Of course! (duh)

But, will I be able to give her up in the end…??

A few days later, I learned she did not do well after her spay surgery. She was very frail, and things might end sadly, which could be difficult on a first-time foster parent. APRA would get her from the GBHS and take her to their vet for a more thorough assessment and let me know.

A day or two after that — Good news! In addition to heart worms, she’s just anemic, is extremely malnourished, has an ear infection, and may be deaf. She’ll be fine!

In celebration of The HOL Dog’s 1st Birthday (woot!), I picked her up on Monday while I was off work for the holiday. (Thank you, labor unions, for my last work holiday till November) (Thank you to my followers for an awesome 1st year).

Everybody, meet Evelyn!

Hey, can I come home with you?
Hey lady, can I come home with you?

She weighs a whopping 11 lbs.


Less than half what Pearl weighs.

Pearl is a hoss, but still.


This is what an underweight dog looks like. You can count her ribs without touching them.
You can count her ribs without touching them. Bless her heart.

Not sure how old she is. Tough to say for several reasons.

  • She’s had at least one litter of puppies, but the vet said she hasn’t had many.
  • She’s gray in the muzzle, but her teeth are very clean and it looks like she has a full set.
  • Her coat is a wreck. It’s thin, rough, and she has multiple bald patches.
  • Her ear is torn.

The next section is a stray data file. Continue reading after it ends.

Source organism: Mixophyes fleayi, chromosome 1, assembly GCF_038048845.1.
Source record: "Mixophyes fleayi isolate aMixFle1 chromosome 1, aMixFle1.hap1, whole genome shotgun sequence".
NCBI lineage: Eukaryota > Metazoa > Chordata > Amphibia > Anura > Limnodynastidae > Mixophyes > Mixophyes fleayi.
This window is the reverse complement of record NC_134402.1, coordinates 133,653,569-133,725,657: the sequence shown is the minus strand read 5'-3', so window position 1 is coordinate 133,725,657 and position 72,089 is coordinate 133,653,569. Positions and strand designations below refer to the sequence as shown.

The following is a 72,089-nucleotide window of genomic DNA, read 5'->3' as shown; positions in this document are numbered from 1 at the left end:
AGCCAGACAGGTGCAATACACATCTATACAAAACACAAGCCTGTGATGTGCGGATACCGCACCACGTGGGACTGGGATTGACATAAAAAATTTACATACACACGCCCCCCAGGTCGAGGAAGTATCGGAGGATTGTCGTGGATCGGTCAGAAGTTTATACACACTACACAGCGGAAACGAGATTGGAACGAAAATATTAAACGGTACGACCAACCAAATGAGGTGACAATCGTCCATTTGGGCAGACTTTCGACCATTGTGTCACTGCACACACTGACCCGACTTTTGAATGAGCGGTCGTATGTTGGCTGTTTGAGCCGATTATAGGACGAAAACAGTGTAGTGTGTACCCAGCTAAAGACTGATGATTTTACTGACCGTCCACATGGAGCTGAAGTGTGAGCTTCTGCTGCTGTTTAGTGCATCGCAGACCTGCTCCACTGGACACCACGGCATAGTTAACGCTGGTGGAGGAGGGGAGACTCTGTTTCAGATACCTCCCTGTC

• But, she is spry, energetic, loves to play, and clearly is happy to be in a home.

Maybe once she adds some weight, we’ll get a better idea.

Challenge accepted!

She loved the car ride.

She chirped like a little bird all the way home.
She chirped like a little bird all the way home.

She’s been around people, is not afraid of men, and has lived inside a home, possibly with a cat.

She blew past Chester like he wasn’t standing there, and let him come get a good sniff a little later sans reaction.

Once she explored the yard and the house, I fed her what is surely her first raw meal.

I mean, she is a little sack of bones. Why make her wait till 6pm?

Start slow.

2 ounces of Answers raw goat milk (aka, miracle food) #pouralittlelove in a bowl in the crate so she can drink it undisturbed by her always starving to death foster siblings.

They need to get a good look & recognize. IJS.

She lapped it up and wanted more.

2 hours later, 2 more ounces. Then, she found a comfy spot for a good nap.

She's finding her place in the house, and got a good nap a couple of hours after we came home.
Bad quality pic, but didn’t want to wake her.

3 hours later, dinner consisted of a whole raw farm egg (pasture raised chicken egg from a great local farm) mixed with 2 ounces of goat milk, a pinch of unrefined sea salt, and a bit of powdered kelp (for iodine & hair growth).

I’ve decided to stick with the egg & goat’s milk regimen for the next few days to see how she does. She needs easily digestible proteins right now, and probiotics.

Powerful antibiotic (heartworm eradication process) + ear drops + eye ointment AND abdominal surgery = gut in need of gentle repair.

I’ve never seen a dog this skinny in real life. Ever. We’ve got to take it easy.

My hopes are up, but I’m trying to remain realistic. I don’t want to get over-zealous in my desire to heal this sweet pup and end up doing more harm than good.

Big shout out to the GBHS for working with Pam Mayes and APRA so that we could give this starving, neglected little angel a fighting chance. I’m honored to have been chosen for the task.

I’ll keep you posted.

pugs & kisses,